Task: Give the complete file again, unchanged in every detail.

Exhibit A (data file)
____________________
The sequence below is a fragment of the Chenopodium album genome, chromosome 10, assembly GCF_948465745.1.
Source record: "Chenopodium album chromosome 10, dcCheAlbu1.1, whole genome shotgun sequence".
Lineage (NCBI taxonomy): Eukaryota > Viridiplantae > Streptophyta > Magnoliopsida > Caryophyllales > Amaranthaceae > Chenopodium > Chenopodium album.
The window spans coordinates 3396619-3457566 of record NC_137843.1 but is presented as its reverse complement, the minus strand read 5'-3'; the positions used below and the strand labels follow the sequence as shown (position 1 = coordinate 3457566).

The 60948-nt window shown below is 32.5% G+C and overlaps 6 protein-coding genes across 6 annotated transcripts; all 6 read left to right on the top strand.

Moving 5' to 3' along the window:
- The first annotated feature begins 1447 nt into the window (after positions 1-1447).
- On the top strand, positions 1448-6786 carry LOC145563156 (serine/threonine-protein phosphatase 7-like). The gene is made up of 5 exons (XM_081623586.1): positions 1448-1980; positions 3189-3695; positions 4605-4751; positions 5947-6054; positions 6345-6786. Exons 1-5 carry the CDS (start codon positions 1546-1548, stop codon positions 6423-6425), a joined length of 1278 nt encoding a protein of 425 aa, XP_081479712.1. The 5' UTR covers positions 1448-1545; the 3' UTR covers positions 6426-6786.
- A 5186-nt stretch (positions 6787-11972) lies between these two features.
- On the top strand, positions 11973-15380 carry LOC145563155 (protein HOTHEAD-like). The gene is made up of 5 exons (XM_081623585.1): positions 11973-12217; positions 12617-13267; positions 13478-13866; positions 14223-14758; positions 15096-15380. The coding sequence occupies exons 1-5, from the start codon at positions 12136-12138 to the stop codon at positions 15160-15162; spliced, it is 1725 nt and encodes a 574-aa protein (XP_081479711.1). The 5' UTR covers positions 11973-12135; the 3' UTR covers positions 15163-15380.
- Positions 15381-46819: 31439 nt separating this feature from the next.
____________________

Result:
The sequence below is a fragment of the Chenopodium album genome, chromosome 10, assembly GCF_948465745.1.
Source record: "Chenopodium album chromosome 10, dcCheAlbu1.1, whole genome shotgun sequence".
Lineage (NCBI taxonomy): Eukaryota > Viridiplantae > Streptophyta > Magnoliopsida > Caryophyllales > Amaranthaceae > Chenopodium > Chenopodium album.
The window spans coordinates 3396619-3457566 of record NC_137843.1 but is presented as its reverse complement, the minus strand read 5'-3'; the positions used below and the strand labels follow the sequence as shown (position 1 = coordinate 3457566).

The 60948-nt window shown below is 32.5% G+C and overlaps 6 protein-coding genes across 6 annotated transcripts; all 6 read left to right on the top strand.

Moving 5' to 3' along the window:
- The first annotated feature begins 1447 nt into the window (after positions 1-1447).
- On the top strand, positions 1448-6786 carry LOC145563156 (serine/threonine-protein phosphatase 7-like). The gene is made up of 5 exons (XM_081623586.1): positions 1448-1980; positions 3189-3695; positions 4605-4751; positions 5947-6054; positions 6345-6786. Exons 1-5 carry the CDS (start codon positions 1546-1548, stop codon positions 6423-6425), a joined length of 1278 nt encoding a protein of 425 aa, XP_081479712.1. The 5' UTR covers positions 1448-1545; the 3' UTR covers positions 6426-6786.
- A 5186-nt stretch (positions 6787-11972) lies between these two features.
- On the top strand, positions 11973-15380 carry LOC145563155 (protein HOTHEAD-like). The gene is made up of 5 exons (XM_081623585.1): positions 11973-12217; positions 12617-13267; positions 13478-13866; positions 14223-14758; positions 15096-15380. The coding sequence occupies exons 1-5, from the start codon at positions 12136-12138 to the stop codon at positions 15160-15162; spliced, it is 1725 nt and encodes a 574-aa protein (XP_081479711.1). The 5' UTR covers positions 11973-12135; the 3' UTR covers positions 15163-15380.
- Positions 15381-46819: 31439 nt separating this feature from the next.